Military Horse Equipment -

Model 1904 McClellan Saddle
Item #: AA721
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Model 1904 McClellan Cavalry saddle made of russet brown leather. This one came by way of a recent Cowan's auction. The McClellan saddle was designed by General George McClellan and adopted for use by the US military in 1859. The saddle underwent many variations and upgrades and remained in the Army inventory well into the mid 1900's. It is still in use for ceremonial purposes, most notably with the Old Guard at Arlington Cemetery. The Model 1896 McClellan saddle saw significant change, and became what is now known as the Model 1904. The biggest change was the move from black to russet leather. The saddletree and it's construction remained the same as previous versions. These were to become the first version of the 1904 saddle. The rigging safes were doubled. All metal hardware was finished in brown jappan for enlisted men and bronze for officers. The stirrup straps were constructed with reversed buckles and reinforced sections where the stirrup transom rested. The reversed buckle allowed the straps to be twisted, causing the openings of the stirrups to face the rear. This reduced the stress on the troopers legs. This also benefited the rider in the event his foot slipped out of the stirrup. many of the first version 1904's were converted to the second version specifications when the Godfrey style rigging was replaced with adjustable quater strap assemblies and the stirrup hangers were moved forward. In 1907 the design changes that characterize the 1904 were put into place. The 1904 represents the last of the McClennans to use the "centerfire" rigging. The rigging was altered to provide more adjustabilty and increase the harness between the rider's leg and the horse. The quarter straps terminated near the edges of the saddletree and had halter squares sewn into the ends. The cantle square hung just below the edge of the saddle tree while the pommel square was just above the edge. A long strap with a roller buckle and several loops was run through the squares and the rigging ring to duplicate the system used on the model 1896. Adjusting the strap raised or lowered the rigging ring. The rigging ring safe was cut in a circle slighty larger than the ring. The safe was held to the ring by riveted loops. Other changes included moving the stirrup loop forward on the tree 1 1/4" closer to the pommel. The under side of the saddle was covered with 1/2" thick sheepskin as per the regulation covering this model of the saddle. However, many examples indicate that plenty of the saddles did not have the sheepskin applied. The rigging safes did have the sheepskin ling applied almost without exception. This saddle is in tremendous condition, all leather being supple and pliable enough to ride today.This one comes with the Model 1904 horse hair cinch. It has a makers stamp of S.D. Myers, Sweetwater Tex. and dated 1918. There is no makers stamp on the saddle itself. The rear of the pommel of the saddle has HQI stamped into it in two places. The initials J.C.H are also stamped into the back of the pommel on the right side. All strap mortise plates, saddle shield, saddle rings, foot staples and saddle bag stud are present. The Model 1912 steel stirrups have the US stamp on the bottom, but no maker mark. Overall, this is an outstanding example of a World War I era Cavalry saddle. If you collect "Great War" cavalry, this one is for you!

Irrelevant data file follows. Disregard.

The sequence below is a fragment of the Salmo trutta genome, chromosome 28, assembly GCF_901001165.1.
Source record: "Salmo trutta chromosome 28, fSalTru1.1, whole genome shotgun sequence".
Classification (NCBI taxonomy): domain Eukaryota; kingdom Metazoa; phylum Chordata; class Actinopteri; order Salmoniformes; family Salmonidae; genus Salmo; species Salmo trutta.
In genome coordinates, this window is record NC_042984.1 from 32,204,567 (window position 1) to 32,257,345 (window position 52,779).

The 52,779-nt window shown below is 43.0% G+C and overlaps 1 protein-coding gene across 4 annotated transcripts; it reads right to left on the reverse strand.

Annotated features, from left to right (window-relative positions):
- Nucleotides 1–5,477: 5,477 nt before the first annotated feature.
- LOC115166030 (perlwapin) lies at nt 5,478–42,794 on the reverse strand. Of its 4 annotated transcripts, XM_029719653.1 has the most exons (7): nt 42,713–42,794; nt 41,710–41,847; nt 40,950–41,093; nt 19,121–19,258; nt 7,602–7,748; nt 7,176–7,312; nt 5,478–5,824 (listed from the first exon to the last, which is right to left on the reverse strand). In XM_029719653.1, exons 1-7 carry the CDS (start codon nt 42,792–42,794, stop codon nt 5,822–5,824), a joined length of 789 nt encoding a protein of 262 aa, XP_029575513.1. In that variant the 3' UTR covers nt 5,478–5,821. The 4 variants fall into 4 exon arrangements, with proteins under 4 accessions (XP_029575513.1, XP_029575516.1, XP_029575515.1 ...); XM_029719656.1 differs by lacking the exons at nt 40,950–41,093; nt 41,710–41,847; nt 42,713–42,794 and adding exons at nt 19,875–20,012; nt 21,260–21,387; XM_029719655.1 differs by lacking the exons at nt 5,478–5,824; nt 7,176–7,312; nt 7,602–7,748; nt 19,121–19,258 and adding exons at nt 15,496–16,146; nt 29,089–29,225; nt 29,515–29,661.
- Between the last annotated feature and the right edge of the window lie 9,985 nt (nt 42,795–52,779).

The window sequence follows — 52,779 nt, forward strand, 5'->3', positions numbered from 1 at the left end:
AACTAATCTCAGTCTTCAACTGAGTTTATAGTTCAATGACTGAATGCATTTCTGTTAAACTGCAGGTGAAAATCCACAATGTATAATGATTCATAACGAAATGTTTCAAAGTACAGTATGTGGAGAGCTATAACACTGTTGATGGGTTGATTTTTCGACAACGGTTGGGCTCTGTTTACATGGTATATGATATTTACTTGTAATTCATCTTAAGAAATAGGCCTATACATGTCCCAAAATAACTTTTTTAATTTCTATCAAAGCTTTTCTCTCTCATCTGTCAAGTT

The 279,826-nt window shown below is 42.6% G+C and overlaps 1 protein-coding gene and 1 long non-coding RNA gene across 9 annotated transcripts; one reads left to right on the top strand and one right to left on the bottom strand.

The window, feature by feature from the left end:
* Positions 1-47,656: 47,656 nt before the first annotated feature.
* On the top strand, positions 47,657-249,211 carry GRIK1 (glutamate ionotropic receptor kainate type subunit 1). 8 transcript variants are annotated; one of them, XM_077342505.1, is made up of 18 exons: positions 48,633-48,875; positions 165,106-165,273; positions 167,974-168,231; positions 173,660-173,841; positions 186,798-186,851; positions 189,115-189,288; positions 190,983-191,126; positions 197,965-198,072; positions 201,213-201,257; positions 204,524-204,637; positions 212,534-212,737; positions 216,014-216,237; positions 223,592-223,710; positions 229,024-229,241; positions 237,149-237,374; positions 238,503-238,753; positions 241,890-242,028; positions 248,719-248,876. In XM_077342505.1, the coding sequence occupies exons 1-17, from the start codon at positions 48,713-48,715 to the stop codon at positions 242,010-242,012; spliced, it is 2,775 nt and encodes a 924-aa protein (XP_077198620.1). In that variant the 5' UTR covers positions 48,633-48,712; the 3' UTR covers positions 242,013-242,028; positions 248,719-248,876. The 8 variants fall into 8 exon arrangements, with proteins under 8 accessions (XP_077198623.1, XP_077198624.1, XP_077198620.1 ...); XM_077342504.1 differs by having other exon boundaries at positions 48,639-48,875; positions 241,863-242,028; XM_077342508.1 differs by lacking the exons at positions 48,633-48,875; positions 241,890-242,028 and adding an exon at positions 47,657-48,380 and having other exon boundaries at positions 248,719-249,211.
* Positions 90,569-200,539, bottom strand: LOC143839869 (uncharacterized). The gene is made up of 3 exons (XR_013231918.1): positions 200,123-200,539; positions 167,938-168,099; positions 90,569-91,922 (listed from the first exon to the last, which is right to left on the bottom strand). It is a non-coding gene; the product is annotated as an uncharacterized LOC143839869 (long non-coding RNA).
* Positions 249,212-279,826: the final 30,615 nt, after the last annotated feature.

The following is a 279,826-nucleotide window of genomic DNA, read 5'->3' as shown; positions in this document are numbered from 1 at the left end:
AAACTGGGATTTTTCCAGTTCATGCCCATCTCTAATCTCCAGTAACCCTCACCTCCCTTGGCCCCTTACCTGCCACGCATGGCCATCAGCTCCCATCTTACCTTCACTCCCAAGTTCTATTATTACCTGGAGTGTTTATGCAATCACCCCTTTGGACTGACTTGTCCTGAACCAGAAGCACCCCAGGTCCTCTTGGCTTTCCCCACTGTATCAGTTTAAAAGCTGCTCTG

Shipping Weight: 12 lbs
Your Price $495.00 USD